DEA Emergency Schedules All Illicit Fentanyl Analogues to Reduce Overdoses
The DEA has placed all illicit fentanyl analogues into Schedule I of the Controlled Substances Act in an effort to reduce the nation’s rate of overdose deaths, which topped 64,000 in 2016. All fentanyls will remain in Schedule I for two years, with a possible one-year extension. The DEA hopes the emergency scheduling will reduce the amount of fentanyl entering the country, and slow the rate of overdoses linked to these deadly and potent synthetic substances.
Isn’t Fentanyl Already a Schedule I Drug?
Before the emergency scheduling of all fentanyls, there were only 17 fentanyl substances on Schedule I — all of which had been added to the CSA between 2015 and 2017. However, this allowed illicit manufacturers to create new synthetic versions of fentanyl using chemicals and substances not already listed on the CSA. For instance, chemists could recreate new types of fentanyl using substances not listed on the schedule, and traffick these drugs into the U.S. as non-controlled substances to avoid seizure and penalties.
The new emergency scheduling will include all fentanyl analogues along with their various isomers, esters, ethers, and salts — making it difficult and nearly impossible for manufacturers to create new chemical fentanyls and distribute these drugs without facing penalties. The majority of illicit fentanyl analogues are up to 50 times stronger than heroin, and can instantly trigger an overdose even in those with high opioid tolerance levels.
How Will the Emergency Scheduling Help the Opioid Crisis?
Fentanyl is increasingly being mixed with illicit street drugs like heroin, cocaine, and methamphetamine, and is sometimes used as an ingredient in counterfeit prescription drugs similar to oxycodone and hydrocodone. Many times, users of these drugs are unaware their drugs are being laced, mixed, or cut with fentanyl, and are suffering unintentional overdoses. Synthetic fentanyl alone was linked to more than 20,000 overdose deaths in 2016.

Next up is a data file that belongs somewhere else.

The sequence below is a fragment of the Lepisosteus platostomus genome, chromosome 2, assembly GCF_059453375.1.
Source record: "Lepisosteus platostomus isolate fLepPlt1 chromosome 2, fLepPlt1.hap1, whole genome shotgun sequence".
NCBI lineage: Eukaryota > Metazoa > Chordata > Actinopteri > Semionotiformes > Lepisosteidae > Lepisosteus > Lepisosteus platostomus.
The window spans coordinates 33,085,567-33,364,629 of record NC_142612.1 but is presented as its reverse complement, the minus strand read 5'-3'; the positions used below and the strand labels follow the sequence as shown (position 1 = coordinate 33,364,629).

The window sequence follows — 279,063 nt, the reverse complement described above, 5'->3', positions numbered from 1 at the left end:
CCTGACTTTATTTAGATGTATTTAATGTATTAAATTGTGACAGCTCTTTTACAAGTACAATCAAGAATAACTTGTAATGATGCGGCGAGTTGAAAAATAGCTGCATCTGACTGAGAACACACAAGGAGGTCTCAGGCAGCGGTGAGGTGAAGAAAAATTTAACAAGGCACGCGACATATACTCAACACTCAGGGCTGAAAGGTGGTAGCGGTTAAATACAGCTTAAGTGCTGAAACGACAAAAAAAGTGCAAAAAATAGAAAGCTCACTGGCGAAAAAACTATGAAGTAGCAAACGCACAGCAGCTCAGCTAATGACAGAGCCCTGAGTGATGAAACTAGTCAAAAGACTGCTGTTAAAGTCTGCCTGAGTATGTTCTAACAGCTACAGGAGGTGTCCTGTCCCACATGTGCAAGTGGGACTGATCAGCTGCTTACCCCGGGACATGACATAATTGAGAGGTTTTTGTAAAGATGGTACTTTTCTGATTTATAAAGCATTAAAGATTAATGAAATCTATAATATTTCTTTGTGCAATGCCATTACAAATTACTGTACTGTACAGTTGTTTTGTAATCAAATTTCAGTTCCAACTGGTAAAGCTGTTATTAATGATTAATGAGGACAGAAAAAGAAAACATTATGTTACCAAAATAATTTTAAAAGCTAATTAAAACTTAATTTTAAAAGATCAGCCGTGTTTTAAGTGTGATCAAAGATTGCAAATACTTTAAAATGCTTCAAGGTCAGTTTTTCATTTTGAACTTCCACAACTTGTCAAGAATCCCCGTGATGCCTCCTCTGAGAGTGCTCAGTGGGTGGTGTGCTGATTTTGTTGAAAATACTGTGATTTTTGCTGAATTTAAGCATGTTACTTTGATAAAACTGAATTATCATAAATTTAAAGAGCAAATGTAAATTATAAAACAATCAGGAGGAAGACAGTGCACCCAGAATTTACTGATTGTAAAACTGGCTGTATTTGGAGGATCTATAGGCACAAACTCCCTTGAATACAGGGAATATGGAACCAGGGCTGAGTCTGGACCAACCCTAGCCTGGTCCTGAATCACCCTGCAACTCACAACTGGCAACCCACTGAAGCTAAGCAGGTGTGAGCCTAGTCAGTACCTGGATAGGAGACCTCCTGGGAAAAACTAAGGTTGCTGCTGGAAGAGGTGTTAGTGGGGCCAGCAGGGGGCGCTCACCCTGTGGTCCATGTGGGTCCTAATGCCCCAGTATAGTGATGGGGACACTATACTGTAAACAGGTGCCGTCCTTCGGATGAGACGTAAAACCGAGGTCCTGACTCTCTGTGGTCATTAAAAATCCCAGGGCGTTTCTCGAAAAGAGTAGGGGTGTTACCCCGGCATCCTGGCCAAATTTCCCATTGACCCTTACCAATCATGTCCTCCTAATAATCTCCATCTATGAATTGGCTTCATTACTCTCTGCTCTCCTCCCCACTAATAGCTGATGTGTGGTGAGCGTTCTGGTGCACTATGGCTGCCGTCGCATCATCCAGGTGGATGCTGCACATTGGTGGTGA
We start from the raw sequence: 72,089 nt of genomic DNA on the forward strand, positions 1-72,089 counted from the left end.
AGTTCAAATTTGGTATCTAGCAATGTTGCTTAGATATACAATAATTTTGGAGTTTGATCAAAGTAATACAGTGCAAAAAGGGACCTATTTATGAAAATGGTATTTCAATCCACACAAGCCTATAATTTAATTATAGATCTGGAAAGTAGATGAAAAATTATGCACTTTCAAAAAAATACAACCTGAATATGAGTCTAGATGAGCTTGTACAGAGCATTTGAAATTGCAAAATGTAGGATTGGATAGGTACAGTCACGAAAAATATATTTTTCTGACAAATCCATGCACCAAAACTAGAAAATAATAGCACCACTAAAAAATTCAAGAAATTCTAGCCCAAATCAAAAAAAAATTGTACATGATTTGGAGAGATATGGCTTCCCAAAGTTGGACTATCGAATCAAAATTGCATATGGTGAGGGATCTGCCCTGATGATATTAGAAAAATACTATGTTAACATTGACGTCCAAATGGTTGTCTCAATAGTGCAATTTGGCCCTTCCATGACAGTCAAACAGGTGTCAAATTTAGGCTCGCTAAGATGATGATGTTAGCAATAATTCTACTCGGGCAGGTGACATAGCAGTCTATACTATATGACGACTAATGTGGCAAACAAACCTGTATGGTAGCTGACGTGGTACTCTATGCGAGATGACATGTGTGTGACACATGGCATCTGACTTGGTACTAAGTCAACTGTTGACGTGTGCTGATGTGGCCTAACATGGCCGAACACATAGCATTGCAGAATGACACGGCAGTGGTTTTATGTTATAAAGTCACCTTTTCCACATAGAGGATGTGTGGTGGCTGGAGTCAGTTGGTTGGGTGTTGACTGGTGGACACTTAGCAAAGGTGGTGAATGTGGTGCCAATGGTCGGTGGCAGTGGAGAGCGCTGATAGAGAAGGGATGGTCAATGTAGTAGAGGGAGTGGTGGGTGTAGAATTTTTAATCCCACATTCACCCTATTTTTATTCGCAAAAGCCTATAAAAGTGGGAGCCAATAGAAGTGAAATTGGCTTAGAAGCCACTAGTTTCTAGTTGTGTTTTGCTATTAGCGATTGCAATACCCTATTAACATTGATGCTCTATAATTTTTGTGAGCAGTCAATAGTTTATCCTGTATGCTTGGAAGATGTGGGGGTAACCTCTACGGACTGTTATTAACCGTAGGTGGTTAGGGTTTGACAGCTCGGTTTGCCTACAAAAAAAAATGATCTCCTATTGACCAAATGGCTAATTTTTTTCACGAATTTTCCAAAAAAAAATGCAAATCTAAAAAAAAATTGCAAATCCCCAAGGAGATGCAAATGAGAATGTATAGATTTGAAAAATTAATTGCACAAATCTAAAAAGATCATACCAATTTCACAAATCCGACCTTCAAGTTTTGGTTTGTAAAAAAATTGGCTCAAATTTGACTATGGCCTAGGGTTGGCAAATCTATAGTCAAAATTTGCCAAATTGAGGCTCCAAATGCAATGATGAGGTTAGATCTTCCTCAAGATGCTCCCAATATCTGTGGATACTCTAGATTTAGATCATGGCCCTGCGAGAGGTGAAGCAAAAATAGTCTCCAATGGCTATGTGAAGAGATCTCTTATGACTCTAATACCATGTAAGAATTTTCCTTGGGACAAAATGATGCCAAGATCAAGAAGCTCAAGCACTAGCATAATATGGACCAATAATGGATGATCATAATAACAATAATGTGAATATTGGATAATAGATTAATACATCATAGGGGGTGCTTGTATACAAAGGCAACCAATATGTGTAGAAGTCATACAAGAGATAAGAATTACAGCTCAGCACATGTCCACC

With the emergency scheduling of all fentanyls, traffickers will face a higher number of challenges smuggling these drugs into the U.S. — meaning there could soon be less fentanyl accessible across the U.S. Placing all fentanyls into Schedule I could also result in fewer overdose deaths caused by fentanyl, since many dealers will no longer have access to the drug and consumers will no longer be able to order the drug from black market dealers on the Internet. Opioids caused more than 53,000 overdose deaths in 2016, and are projected to cause a higher amount of deaths in future years unless drugs like fentanyl become more difficult to obtain.
What to Do if You’re Addicted to Heroin and Opioids
If you are struggling with heroin or opioid addiction, understand that getting help now could prevent you from suffering an unintentional and deadly fentanyl overdose. Heroin and painkiller addiction can be extremely difficult and dangerous to overcome on your own, but drug detox centers use medications that help you withdraw from these substances without suffering painful, severe withdrawal symptoms.
Drug detox treatments for heroin and opioids can be conducted in an inpatient or outpatient setting using methadone, buprenorphine, and/or naltrexone — all of which help you withdraw from opioids safely and gradually with a lowered risk for drug cravings, adverse side effects, and relapse. These drugs are often administered as part of medical detox, or in the form of medication-assisted treatment combined with therapy to help you stay sober for life.
Don’t continue suffering from opioid addiction on your own without getting help — call our 24/7 confidential helpline at 800-483-2193(Who Answers?) to learn more about your treatment options. We’ll perform a free insurance verification check, and help you find the nearest drug detox center ready to help you achieve a healthier, addiction-free lifestyle.